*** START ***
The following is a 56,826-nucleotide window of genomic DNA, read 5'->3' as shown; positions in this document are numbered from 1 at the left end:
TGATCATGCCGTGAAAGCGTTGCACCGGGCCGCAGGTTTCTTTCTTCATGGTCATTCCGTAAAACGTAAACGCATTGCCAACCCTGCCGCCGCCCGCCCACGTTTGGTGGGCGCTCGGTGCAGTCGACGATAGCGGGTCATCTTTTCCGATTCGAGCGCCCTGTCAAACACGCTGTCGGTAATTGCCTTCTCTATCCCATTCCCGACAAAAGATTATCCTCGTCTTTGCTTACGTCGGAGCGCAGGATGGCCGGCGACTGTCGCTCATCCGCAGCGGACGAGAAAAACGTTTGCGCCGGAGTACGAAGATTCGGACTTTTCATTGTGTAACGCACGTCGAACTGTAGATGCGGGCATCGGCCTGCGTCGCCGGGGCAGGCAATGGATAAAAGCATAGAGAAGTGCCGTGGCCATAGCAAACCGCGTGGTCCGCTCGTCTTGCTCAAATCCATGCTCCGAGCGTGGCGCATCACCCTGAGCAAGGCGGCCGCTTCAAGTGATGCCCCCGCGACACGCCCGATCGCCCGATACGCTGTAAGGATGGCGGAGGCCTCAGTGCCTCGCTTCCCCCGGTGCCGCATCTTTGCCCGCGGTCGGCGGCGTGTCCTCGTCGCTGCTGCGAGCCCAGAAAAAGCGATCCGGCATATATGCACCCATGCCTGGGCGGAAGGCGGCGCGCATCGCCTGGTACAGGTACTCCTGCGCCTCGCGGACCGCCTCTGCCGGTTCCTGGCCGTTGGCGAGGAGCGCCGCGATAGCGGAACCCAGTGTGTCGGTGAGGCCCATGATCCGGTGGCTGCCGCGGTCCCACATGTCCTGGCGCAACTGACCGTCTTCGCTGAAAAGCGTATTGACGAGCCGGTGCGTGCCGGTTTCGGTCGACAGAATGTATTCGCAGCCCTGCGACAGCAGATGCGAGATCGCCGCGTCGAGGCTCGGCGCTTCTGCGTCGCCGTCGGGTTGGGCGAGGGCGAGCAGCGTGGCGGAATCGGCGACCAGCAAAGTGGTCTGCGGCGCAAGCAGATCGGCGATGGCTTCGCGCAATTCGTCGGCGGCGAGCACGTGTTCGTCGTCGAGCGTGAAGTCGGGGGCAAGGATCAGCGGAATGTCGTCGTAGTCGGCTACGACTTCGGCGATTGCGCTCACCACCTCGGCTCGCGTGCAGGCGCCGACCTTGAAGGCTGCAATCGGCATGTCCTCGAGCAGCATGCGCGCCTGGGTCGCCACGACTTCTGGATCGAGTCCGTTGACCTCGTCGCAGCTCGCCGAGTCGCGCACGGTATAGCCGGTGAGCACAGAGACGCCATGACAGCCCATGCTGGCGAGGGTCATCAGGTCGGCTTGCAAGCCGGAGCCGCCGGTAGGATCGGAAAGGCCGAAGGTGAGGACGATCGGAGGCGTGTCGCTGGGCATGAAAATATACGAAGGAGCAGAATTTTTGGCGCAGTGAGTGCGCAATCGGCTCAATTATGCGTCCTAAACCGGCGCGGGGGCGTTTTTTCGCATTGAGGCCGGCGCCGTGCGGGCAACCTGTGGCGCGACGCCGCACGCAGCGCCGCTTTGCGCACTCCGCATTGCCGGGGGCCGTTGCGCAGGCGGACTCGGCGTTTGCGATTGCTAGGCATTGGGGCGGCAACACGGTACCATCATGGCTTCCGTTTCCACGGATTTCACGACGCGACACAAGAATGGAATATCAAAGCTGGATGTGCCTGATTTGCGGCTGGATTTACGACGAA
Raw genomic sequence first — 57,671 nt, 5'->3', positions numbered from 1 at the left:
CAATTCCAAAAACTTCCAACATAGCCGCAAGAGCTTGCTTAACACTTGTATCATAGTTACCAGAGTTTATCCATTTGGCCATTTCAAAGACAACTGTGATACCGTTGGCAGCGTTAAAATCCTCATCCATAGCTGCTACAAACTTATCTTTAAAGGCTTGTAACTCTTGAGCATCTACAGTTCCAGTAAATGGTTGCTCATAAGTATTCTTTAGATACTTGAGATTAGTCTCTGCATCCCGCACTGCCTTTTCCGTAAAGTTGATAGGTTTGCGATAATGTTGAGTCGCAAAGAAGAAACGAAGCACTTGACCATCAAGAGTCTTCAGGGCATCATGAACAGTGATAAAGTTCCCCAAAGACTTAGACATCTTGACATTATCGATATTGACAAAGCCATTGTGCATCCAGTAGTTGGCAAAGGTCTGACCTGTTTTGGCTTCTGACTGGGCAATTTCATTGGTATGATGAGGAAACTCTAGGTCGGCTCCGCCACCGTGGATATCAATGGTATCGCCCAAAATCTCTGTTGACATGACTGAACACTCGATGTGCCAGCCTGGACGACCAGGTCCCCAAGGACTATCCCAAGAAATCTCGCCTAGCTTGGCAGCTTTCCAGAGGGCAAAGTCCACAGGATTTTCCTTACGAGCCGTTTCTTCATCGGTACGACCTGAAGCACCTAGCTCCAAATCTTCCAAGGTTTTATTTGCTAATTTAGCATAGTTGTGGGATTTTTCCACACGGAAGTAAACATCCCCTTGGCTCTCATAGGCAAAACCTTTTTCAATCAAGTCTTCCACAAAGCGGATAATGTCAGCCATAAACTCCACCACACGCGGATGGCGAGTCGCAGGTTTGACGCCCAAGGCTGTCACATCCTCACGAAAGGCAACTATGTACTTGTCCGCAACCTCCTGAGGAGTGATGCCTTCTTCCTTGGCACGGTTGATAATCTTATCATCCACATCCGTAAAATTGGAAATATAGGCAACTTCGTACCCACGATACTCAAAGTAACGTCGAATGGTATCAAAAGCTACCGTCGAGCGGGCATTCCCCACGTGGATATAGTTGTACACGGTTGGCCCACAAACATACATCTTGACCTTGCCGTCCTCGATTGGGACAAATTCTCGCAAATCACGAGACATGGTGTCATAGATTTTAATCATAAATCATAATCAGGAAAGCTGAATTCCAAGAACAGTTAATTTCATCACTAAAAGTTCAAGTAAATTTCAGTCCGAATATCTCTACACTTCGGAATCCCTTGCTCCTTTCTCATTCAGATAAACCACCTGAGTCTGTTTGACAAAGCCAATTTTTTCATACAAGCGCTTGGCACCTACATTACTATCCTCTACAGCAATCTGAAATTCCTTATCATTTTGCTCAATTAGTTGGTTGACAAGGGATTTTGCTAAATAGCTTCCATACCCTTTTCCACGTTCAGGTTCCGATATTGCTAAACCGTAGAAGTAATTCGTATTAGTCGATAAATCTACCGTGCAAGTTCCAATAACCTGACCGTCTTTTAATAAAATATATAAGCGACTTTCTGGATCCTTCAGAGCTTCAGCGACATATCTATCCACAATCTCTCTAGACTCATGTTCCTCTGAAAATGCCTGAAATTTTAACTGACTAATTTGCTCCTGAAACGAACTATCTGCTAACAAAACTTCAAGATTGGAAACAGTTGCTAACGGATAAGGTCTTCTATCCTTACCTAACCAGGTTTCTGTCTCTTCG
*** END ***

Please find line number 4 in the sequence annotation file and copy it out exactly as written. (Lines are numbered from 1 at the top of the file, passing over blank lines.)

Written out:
CAATTCCAAAAACTTCCAACATAGCCGCAAGAGCTTGCTTAACACTTGTATCATAGTTACCAGAGTTTATCCATTTGGCCATTTCAAAGACAACTGTGATACCGTTGGCAGCGTTAAAATCCTCATCCATAGCTGCTACAAACTTATCTTTAAAGGCTTGTAACTCTTGAGCATCTACAGTTCCAGTAAATGGTTGCTCATAAGTATTCTTTAGATACTTGAGATTAGTCTCTGCATCCCGCACTGCCTTTTCCGTAAAGTTGATAGGTTTGCGATAATGTTGAGTCGCAAAGAAGAAACGAAGCACTTGACCATCAAGAGTCTTCAGGGCATCATGAACAGTGATAAAGTTCCCCAAAGACTTAGACATCTTGACATTATCGATATTGACAAAGCCATTGTGCATCCAGTAGTTGGCAAAGGTCTGACCTGTTTTGGCTTCTGACTGGGCAATTTCATTGGTATGATGAGGAAACTCTAGGTCGGCTCCGCCACCGTGGATATCAATGGTATCGCCCAAAATCTCTGTTGACATGACTGAACACTCGATGTGCCAGCCTGGACGACCAGGTCCCCAAGGACTATCCCAAGAAATCTCGCCTAGCTTGGCAGCTTTCCAGAGGGCAAAGTCCACAGGATTTTCCTTACGAGCCGTTTCTTCATCGGTACGACCTGAAGCACCTAGCTCCAAATCTTCCAAGGTTTTATTTGCTAATTTAGCATAGTTGTGGGATTTTTCCACACGGAAGTAAACATCCCCTTGGCTCTCATAGGCAAAACCTTTTTCAATCAAGTCTTCCACAAAGCGGATAATGTCAGCCATAAACTCCACCACACGCGGATGGCGAGTCGCAGGTTTGACGCCCAAGGCTGTCACATCCTCACGAAAGGCAACTATGTACTTGTCCGCAACCTCCTGAGGAGTGATGCCTTCTTCCTTGGCACGGTTGATAATCTTATCATCCACATCCGTAAAATTGGAAATATAGGCAACTTCGTACCCACGATACTCAAAGTAACGTCGAATGGTATCAAAAGCTACCGTCGAGCGGGCATTCCCCACGTGGATATAGTTGTACACGGTTGGCCCACAAACATACATCTTGACCTTGCCGTCCTCGATTGGGACAAATTCTCGCAAATCACGAGACATGGTGTCATAGATTTTAATCATAAATCATAATCAGGAAAGCTGAATTCCAAGAACAGTTAATTTCATCACTAAAAGTTCAAGTAAATTTCAGTCCGAATATCTCTACACTTCGGAATCCCTTGCTCCTTTCTCATTCAGATAAACCACCTGAGTCTGTTTGACAAAGCCAATTTTTTCATACAAGCGCTTGGCACCTACATTACTATCCTCTACAGCAATCTGAAATTCCTTATCATTTTGCTCAATTAGTTGGTTGACAAGGGATTTTGCTAAATAGCTTCCATACCCTTTTCCACGTTCAGGTTCCGATATTGCTAAACCGTAGAAGTAATTCGTATTAGTCGATAAATCTACCGTGCAAGTTCCAATAACCTGACCGTCTTTTAATAAAATATATAAGCGACTTTCTGGATCCTTCAGAGCTTCAGCGACATATCTATCCACAATCTCTCTAGACTCATGTTCCTCTGAAAATGCCTGAAATTTTAACTGACTAATTTGCTCCTGAAACGAACTATCTGCTAACAAAACTTCAAGATTGGAAACAGTTGCTAACGGATAAGGTCTTCTATCCTTACCTAACCAGGTTTCTGTCTCTTCG